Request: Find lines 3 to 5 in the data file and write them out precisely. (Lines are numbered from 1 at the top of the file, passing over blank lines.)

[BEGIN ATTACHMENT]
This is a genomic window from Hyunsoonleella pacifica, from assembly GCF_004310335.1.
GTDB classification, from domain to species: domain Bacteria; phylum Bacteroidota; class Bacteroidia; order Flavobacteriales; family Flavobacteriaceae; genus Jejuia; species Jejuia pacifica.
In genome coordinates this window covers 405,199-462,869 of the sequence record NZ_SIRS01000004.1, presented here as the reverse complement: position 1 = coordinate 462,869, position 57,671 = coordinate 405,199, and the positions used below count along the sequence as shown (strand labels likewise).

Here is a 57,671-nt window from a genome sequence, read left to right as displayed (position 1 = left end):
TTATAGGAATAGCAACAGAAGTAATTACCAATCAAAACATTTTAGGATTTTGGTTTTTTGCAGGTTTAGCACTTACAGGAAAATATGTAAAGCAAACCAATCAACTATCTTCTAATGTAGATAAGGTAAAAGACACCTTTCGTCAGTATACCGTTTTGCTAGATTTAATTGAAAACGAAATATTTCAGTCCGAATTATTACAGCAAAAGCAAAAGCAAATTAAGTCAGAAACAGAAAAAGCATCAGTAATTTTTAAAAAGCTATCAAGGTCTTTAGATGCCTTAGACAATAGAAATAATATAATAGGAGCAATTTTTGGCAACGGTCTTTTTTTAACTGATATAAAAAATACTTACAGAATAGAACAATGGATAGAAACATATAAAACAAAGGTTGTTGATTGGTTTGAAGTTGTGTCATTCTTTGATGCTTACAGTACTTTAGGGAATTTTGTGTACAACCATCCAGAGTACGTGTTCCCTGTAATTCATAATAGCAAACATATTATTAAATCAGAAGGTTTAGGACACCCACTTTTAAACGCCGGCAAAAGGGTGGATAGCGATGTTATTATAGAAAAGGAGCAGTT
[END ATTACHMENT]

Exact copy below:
In genome coordinates this window covers 405,199-462,869 of the sequence record NZ_SIRS01000004.1, presented here as the reverse complement: position 1 = coordinate 462,869, position 57,671 = coordinate 405,199, and the positions used below count along the sequence as shown (strand labels likewise).

Here is a 57,671-nt window from a genome sequence, read left to right as displayed (position 1 = left end):
TTATAGGAATAGCAACAGAAGTAATTACCAATCAAAACATTTTAGGATTTTGGTTTTTTGCAGGTTTAGCACTTACAGGAAAATATGTAAAGCAAACCAATCAACTATCTTCTAATGTAGATAAGGTAAAAGACACCTTTCGTCAGTATACCGTTTTGCTAGATTTAATTGAAAACGAAATATTTCAGTCCGAATTATTACAGCAAAAGCAAAAGCAAATTAAGTCAGAAACAGAAAAAGCATCAGTAATTTTTAAAAAGCTATCAAGGTCTTTAGATGCCTTAGACAATAGAAATAATATAATAGGAGCAATTTTTGGCAACGGTCTTTTTTTAACTGATATAAAAAATACTTACAGAATAGAACAATGGATAGAAACATATAAAACAAAGGTTGTTGATTGGTTTGAAGTTGTGTCATTCTTTGATGCTTACAGTACTTTAGGGAATTTTGTGTACAACCATCCAGAGTACGTGTTCCCTGTAATTCATAATAGCAAACATATTATTAAATCAGAAGGTTTAGGACACCCACTTTTAAACGCCGGCAAAAGGGTGGATAGCGATGTTATTATAGAAAAGGAGCAGTT